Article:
With just the right touch of bitters, Williams (Cocoa Beach, 2017, etc.) mixes a satisfyingly tempestuous—and eminently...

THE SUMMER WIVES

Twenty years after a murder at her family’s tony Long Island Sound summer enclave, an expatriate actress returns to right a terrible injustice and heal her broken heart.

From June to August, generations of fishermen from Winthrop Island’s year-round Portuguese community have supplied the lobsters and occasional bootleg for bridge parties, weddings, golf tournaments, and other social occasions organized by the island’s patrician cottagers. Just as the locals steer carefully around summer people, the “purebloods” are ever mindful of subtle social gradations within their own set. As one of them, Isobel Fisher, remarks to her divorced father, Hugh, on the day of his wedding, “Thank God you’ve found a dear, lovely woman to marry…and not some gimlet goddess from the Club.” It’s 1951, and the Fishers are still regarded as new money (derived from an ancestor’s investment in toilets), their summer redoubt, Greyfriars, built on the less fashionable end of the island, next door to the lighthouse. If the summer crowd and locals are in perfect accord over one thing, it’s Isobel’s wild streak and too-close friendship with the lighthouse keeper’s handsome son, Joseph Vargas, while engaged to a scion of the old guard. As she tells her soon-to-be stepsister, Miranda Schuyler (who has her own thoughts about Joseph), “I haven’t got your brains, I’m afraid. I need a little action to keep me happy.” As in many Williams novels, there’s quite a bit of zigzagging though the 1930s, '50s, and '60s to fill in the characters’ backstories and milk the main plot intrigue: the murder of Hugh Fisher and a homicide verdict that’s fishier than a Fourth of July clambake. Eyebrows lift when the victim’s stepdaughter, Miranda, steps onto the island for the first time in decades. Since moving to Europe she’s become a successful actress, never mind the enormous shiner her movie-star sunglasses can’t quite conceal. To outward appearances, the salacious curiosity about her stepfather’s murder which drove her from the island has greatly faded. Even her dear, lovely mother and Isobel, still single (and sullen), appear to have moved on, converting Greyfriars into a glorified boardinghouse and calling it an artists’ colony. Meanwhile, the family of Joseph Vargas—the admitted killer sent to Sing Sing—is stone-faced about his recent prison escape and rumored sightings near the island. Helping Miranda in her effort to clear Joseph—whom she believes innocent, though she keeps her reasons close to the vest—are her rambunctious half brother, Hugh Jr., (born after their father's murder), the ladies boarding at Greyfriars, and old-shoe banker Clayton Monk, Isobel’s square, endearingly steady ex-flame. As Miranda’s Shakespearean namesake would say: "How many goodly creatures are there here! How beauteous mankind is! O brave new world, That has such people in't."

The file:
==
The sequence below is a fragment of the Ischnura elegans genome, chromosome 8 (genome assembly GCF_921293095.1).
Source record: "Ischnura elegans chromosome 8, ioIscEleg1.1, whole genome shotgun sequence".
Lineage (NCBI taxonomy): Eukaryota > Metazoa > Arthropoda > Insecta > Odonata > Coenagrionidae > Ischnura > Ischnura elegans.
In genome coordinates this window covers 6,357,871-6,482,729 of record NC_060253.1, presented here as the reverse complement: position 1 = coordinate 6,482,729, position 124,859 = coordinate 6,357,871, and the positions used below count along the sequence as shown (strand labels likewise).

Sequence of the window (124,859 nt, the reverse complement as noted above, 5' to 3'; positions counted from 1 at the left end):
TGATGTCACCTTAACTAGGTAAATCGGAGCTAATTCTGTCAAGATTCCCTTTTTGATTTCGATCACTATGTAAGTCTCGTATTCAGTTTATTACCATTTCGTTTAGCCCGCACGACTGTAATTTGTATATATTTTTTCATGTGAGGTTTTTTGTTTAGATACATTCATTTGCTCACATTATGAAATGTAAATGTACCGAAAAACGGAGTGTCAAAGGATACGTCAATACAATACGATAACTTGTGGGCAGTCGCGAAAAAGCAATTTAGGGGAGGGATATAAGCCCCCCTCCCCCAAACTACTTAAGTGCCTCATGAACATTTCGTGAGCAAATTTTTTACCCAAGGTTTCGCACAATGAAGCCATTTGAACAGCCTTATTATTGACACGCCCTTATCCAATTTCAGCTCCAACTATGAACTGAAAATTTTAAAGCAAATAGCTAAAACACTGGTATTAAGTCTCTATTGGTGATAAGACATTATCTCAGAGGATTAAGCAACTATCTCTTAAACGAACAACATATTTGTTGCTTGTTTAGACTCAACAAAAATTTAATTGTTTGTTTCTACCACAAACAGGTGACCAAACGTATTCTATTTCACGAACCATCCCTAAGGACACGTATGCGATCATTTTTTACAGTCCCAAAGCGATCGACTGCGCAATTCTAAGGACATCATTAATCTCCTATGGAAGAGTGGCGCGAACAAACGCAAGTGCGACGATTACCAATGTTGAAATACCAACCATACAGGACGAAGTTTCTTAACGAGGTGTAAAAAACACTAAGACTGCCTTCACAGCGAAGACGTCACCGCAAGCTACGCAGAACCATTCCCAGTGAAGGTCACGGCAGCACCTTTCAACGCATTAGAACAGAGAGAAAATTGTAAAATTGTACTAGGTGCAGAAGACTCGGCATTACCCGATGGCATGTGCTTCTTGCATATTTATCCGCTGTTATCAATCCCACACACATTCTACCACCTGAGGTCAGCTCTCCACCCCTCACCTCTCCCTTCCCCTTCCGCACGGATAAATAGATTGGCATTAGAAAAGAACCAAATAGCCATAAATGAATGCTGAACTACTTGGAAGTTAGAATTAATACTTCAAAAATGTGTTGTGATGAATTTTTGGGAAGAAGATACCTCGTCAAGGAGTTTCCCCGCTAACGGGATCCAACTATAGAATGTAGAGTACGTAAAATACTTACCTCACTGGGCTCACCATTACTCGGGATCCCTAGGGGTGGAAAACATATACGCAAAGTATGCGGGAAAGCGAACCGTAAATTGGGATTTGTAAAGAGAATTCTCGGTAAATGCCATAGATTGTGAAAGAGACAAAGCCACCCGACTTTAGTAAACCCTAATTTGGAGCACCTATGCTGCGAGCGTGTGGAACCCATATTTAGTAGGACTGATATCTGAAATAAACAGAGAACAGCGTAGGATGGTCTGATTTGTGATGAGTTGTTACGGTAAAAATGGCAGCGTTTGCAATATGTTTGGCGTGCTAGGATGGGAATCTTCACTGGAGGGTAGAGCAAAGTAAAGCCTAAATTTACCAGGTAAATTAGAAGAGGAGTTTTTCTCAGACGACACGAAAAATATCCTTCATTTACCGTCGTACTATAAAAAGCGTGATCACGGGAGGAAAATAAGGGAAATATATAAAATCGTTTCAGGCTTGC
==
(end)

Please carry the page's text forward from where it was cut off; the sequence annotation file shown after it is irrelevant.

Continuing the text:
With just the right touch of bitters, Williams (Cocoa Beach, 2017, etc.) mixes a satisfyingly tempestuous—and eminently beachworthy—follow-up to her beloved Schuyler Sisters series.

Pub Date: July 10, 2018

ISBN: 978-0-06-266034-3

Page Count: 384

Publisher: Morrow/HarperCollins

Review Posted Online: April 16, 2018

Kirkus Reviews Issue: May 1, 2018

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Finding positivity in negative pregnancy-test results, this depiction of a marriage in crisis is nearly perfect.

ALL YOUR PERFECTS

Named for an imperfectly worded fortune cookie, Hoover's (It Ends with Us, 2016, etc.) latest compares a woman’s relationship with her husband before and after she finds out she’s infertile.